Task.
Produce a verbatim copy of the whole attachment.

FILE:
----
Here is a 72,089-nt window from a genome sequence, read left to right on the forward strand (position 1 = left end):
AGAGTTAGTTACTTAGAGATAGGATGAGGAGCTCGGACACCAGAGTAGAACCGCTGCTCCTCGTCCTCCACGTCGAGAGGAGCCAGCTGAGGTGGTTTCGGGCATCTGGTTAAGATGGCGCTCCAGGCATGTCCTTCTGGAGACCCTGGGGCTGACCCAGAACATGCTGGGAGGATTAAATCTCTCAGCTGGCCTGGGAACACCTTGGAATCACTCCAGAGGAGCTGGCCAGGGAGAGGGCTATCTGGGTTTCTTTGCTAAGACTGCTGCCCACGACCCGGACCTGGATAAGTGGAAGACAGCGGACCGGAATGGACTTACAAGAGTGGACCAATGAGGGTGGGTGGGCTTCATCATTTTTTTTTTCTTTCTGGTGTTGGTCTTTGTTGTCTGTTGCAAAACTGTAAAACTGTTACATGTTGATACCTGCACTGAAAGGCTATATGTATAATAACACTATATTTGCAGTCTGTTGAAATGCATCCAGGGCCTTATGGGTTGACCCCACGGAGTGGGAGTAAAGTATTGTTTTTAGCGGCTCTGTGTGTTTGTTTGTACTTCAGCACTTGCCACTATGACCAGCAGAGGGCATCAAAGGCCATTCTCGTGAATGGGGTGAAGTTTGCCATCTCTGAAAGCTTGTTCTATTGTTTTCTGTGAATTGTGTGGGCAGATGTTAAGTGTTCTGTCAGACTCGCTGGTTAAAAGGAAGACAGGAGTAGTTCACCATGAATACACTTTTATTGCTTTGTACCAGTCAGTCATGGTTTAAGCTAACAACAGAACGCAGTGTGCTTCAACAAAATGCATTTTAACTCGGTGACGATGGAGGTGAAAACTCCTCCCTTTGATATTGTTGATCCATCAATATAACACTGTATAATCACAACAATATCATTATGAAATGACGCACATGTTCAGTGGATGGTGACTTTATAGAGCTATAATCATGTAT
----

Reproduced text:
Here is a 72,089-nt window from a genome sequence, read left to right on the forward strand (position 1 = left end):
AGAGTTAGTTACTTAGAGATAGGATGAGGAGCTCGGACACCAGAGTAGAACCGCTGCTCCTCGTCCTCCACGTCGAGAGGAGCCAGCTGAGGTGGTTTCGGGCATCTGGTTAAGATGGCGCTCCAGGCATGTCCTTCTGGAGACCCTGGGGCTGACCCAGAACATGCTGGGAGGATTAAATCTCTCAGCTGGCCTGGGAACACCTTGGAATCACTCCAGAGGAGCTGGCCAGGGAGAGGGCTATCTGGGTTTCTTTGCTAAGACTGCTGCCCACGACCCGGACCTGGATAAGTGGAAGACAGCGGACCGGAATGGACTTACAAGAGTGGACCAATGAGGGTGGGTGGGCTTCATCATTTTTTTTTTCTTTCTGGTGTTGGTCTTTGTTGTCTGTTGCAAAACTGTAAAACTGTTACATGTTGATACCTGCACTGAAAGGCTATATGTATAATAACACTATATTTGCAGTCTGTTGAAATGCATCCAGGGCCTTATGGGTTGACCCCACGGAGTGGGAGTAAAGTATTGTTTTTAGCGGCTCTGTGTGTTTGTTTGTACTTCAGCACTTGCCACTATGACCAGCAGAGGGCATCAAAGGCCATTCTCGTGAATGGGGTGAAGTTTGCCATCTCTGAAAGCTTGTTCTATTGTTTTCTGTGAATTGTGTGGGCAGATGTTAAGTGTTCTGTCAGACTCGCTGGTTAAAAGGAAGACAGGAGTAGTTCACCATGAATACACTTTTATTGCTTTGTACCAGTCAGTCATGGTTTAAGCTAACAACAGAACGCAGTGTGCTTCAACAAAATGCATTTTAACTCGGTGACGATGGAGGTGAAAACTCCTCCCTTTGATATTGTTGATCCATCAATATAACACTGTATAATCACAACAATATCATTATGAAATGACGCACATGTTCAGTGGATGGTGACTTTATAGAGCTATAATCATGTAT